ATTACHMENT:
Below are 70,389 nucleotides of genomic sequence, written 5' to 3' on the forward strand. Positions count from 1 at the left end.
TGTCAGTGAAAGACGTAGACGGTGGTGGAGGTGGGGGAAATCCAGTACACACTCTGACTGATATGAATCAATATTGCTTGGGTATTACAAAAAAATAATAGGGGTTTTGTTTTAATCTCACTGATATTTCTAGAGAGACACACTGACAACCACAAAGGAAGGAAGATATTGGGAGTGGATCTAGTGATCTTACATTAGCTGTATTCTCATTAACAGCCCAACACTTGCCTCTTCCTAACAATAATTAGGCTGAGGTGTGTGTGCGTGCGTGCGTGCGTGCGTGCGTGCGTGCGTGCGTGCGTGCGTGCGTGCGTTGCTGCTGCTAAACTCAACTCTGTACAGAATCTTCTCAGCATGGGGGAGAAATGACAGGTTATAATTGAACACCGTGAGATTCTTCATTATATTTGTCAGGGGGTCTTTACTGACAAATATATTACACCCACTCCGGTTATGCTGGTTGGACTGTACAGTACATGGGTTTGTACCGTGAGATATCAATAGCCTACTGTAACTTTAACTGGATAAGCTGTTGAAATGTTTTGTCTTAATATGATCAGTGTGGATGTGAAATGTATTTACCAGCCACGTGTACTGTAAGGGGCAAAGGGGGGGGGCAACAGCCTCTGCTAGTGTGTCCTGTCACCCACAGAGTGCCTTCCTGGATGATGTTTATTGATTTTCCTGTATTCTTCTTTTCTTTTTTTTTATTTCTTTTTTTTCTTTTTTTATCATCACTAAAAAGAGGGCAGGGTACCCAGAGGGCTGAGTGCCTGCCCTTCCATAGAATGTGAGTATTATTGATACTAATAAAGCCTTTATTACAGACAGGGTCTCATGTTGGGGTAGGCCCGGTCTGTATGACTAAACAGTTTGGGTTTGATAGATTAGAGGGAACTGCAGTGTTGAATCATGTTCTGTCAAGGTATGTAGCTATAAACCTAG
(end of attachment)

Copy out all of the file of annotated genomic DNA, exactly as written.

Below are 70,389 nucleotides of genomic sequence, written 5' to 3' on the forward strand. Positions count from 1 at the left end.
TGTCAGTGAAAGACGTAGACGGTGGTGGAGGTGGGGGAAATCCAGTACACACTCTGACTGATATGAATCAATATTGCTTGGGTATTACAAAAAAATAATAGGGGTTTTGTTTTAATCTCACTGATATTTCTAGAGAGACACACTGACAACCACAAAGGAAGGAAGATATTGGGAGTGGATCTAGTGATCTTACATTAGCTGTATTCTCATTAACAGCCCAACACTTGCCTCTTCCTAACAATAATTAGGCTGAGGTGTGTGTGCGTGCGTGCGTGCGTGCGTGCGTGCGTGCGTGCGTGCGTGCGTGCGTGCGTTGCTGCTGCTAAACTCAACTCTGTACAGAATCTTCTCAGCATGGGGGAGAAATGACAGGTTATAATTGAACACCGTGAGATTCTTCATTATATTTGTCAGGGGGTCTTTACTGACAAATATATTACACCCACTCCGGTTATGCTGGTTGGACTGTACAGTACATGGGTTTGTACCGTGAGATATCAATAGCCTACTGTAACTTTAACTGGATAAGCTGTTGAAATGTTTTGTCTTAATATGATCAGTGTGGATGTGAAATGTATTTACCAGCCACGTGTACTGTAAGGGGCAAAGGGGGGGGGCAACAGCCTCTGCTAGTGTGTCCTGTCACCCACAGAGTGCCTTCCTGGATGATGTTTATTGATTTTCCTGTATTCTTCTTTTCTTTTTTTTTATTTCTTTTTTTTCTTTTTTTATCATCACTAAAAAGAGGGCAGGGTACCCAGAGGGCTGAGTGCCTGCCCTTCCATAGAATGTGAGTATTATTGATACTAATAAAGCCTTTATTACAGACAGGGTCTCATGTTGGGGTAGGCCCGGTCTGTATGACTAAACAGTTTGGGTTTGATAGATTAGAGGGAACTGCAGTGTTGAATCATGTTCTGTCAAGGTATGTAGCTATAAACCTAG